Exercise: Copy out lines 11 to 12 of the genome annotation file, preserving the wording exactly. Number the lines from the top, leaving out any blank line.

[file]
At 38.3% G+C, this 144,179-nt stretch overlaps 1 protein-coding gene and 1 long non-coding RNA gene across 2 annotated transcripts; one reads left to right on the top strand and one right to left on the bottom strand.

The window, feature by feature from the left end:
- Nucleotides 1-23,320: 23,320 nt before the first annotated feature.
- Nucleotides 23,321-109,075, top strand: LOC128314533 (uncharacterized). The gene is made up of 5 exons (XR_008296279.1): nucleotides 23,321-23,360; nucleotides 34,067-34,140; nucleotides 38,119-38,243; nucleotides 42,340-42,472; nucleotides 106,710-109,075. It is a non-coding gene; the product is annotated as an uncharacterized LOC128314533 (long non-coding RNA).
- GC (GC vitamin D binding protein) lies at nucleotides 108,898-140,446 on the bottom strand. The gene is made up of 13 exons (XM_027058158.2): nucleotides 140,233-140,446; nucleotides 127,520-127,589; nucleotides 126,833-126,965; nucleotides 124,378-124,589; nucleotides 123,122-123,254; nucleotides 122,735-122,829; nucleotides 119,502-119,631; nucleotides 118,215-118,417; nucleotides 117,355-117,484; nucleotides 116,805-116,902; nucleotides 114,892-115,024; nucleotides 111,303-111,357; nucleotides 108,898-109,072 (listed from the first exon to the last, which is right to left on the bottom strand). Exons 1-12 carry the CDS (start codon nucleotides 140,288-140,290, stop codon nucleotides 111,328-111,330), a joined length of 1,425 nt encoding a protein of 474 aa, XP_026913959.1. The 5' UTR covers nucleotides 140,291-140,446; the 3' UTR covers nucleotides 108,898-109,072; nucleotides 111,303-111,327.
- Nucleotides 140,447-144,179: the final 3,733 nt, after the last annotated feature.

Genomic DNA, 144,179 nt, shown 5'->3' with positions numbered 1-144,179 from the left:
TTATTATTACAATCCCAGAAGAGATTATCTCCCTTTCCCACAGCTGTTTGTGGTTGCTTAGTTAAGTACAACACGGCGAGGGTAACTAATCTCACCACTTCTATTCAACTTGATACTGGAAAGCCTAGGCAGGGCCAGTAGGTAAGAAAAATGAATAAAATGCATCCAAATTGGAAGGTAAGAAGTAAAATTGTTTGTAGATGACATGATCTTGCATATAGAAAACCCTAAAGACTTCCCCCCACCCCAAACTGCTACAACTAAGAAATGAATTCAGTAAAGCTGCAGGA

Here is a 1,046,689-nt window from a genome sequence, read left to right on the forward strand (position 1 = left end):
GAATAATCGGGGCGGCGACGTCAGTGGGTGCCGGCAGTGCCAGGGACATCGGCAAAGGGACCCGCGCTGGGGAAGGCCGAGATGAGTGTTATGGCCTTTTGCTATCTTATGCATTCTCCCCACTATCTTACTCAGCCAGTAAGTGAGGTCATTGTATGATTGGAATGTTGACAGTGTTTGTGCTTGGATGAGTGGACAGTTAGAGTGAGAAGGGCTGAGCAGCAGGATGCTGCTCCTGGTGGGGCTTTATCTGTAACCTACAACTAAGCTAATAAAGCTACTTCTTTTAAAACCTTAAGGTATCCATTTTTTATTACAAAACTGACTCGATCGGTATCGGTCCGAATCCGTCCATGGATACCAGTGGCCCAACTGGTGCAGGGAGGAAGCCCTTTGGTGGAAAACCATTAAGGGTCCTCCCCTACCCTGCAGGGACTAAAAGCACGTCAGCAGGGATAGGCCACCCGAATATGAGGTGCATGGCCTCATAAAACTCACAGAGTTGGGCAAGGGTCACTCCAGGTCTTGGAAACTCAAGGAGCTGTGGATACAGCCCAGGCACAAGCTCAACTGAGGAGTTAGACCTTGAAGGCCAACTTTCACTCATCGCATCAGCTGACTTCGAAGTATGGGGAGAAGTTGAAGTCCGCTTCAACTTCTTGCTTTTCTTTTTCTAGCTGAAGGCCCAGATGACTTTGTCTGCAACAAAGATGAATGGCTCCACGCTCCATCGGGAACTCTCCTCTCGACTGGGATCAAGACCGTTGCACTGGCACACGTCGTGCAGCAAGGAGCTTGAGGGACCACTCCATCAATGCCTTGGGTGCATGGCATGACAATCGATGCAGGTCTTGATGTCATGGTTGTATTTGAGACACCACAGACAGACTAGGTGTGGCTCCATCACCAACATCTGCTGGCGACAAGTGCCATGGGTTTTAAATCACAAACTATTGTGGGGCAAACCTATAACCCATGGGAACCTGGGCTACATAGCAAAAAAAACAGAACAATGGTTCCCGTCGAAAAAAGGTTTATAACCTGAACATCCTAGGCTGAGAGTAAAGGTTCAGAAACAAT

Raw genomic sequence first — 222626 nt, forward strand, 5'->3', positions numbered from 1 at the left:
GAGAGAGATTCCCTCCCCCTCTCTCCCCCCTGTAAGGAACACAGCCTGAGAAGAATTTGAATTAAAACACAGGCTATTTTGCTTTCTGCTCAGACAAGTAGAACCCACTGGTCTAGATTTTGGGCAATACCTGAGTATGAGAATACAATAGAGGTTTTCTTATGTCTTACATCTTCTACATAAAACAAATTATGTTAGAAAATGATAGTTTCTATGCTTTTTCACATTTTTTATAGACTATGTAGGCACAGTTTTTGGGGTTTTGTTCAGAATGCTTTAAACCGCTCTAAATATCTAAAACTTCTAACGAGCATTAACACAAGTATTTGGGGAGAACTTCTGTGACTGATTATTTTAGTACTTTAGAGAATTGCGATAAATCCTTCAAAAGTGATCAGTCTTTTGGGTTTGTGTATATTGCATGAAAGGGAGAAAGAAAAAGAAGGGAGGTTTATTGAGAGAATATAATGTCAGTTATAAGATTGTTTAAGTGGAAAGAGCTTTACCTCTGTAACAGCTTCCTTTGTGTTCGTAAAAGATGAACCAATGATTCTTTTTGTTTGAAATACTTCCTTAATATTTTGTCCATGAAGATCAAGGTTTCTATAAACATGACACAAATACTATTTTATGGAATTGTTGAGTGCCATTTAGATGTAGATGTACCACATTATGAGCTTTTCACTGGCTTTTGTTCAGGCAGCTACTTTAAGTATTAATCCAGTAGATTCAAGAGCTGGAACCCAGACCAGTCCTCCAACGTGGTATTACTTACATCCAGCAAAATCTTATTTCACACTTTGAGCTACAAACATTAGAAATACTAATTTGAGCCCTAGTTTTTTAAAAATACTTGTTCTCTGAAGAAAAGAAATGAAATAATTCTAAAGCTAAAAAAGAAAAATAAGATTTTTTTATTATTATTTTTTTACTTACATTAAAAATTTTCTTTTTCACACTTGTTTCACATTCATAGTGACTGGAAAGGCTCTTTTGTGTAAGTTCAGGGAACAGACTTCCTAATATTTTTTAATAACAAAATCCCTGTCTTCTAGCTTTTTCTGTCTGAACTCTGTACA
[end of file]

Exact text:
Raw genomic sequence first — 222626 nt, forward strand, 5'->3', positions numbered from 1 at the left:
GAGAGAGATTCCCTCCCCCTCTCTCCCCCCTGTAAGGAACACAGCCTGAGAAGAATTTGAATTAAAACACAGGCTATTTTGCTTTCTGCTCAGACAAGTAGAACCCACTGGTCTAGATTTTGGGCAATACCTGAGTATGAGAATACAATAGAGGTTTTCTTATGTCTTACATCTTCTACATAAAACAAATTATGTTAGAAAATGATAGTTTCTATGCTTTTTCACATTTTTTATAGACTATGTAGGCACAGTTTTTGGGGTTTTGTTCAGAATGCTTTAAACCGCTCTAAATATCTAAAACTTCTAACGAGCATTAACACAAGTATTTGGGGAGAACTTCTGTGACTGATTATTTTAGTACTTTAGAGAATTGCGATAAATCCTTCAAAAGTGATCAGTCTTTTGGGTTTGTGTATATTGCATGAAAGGGAGAAAGAAAAAGAAGGGAGGTTTATTGAGAGAATATAATGTCAGTTATAAGATTGTTTAAGTGGAAAGAGCTTTACCTCTGTAACAGCTTCCTTTGTGTTCGTAAAAGATGAACCAATGATTCTTTTTGTTTGAAATACTTCCTTAATATTTTGTCCATGAAGATCAAGGTTTCTATAAACATGACACAAATACTATTTTATGGAATTGTTGAGTGCCATTTAGATGTAGATGTACCACATTATGAGCTTTTCACTGGCTTTTGTTCAGGCAGCTACTTTAAGTATTAATCCAGTAGATTCAAGAGCTGGAACCCAGACCAGTCCTCCAACGTGGTATTACTTACATCCAGCAAAATCTTATTTCACACTTTGAGCTACAAACATTAGAAATACTAATTTGAGCCCTAGTTTTTTAAAAATACTTGTTCTCTGAAGAAAAGAAATGAAATAATTCTAAAGCTAAAAAAGAAAAATAAGATTTTTTTATTATTATTTTTTTACTTACATTAAAAATTTTCTTTTTCACACTTGTTTCACATTCATAGTGACTGGAAAGGCTCTTTTGTGTAAGTTCAGGGAACAGACTTCCTAATATTTTTTAATAACAAAATCCCTGTCTTCTAGCTTTTTCTGTCTGAACTCTGTACA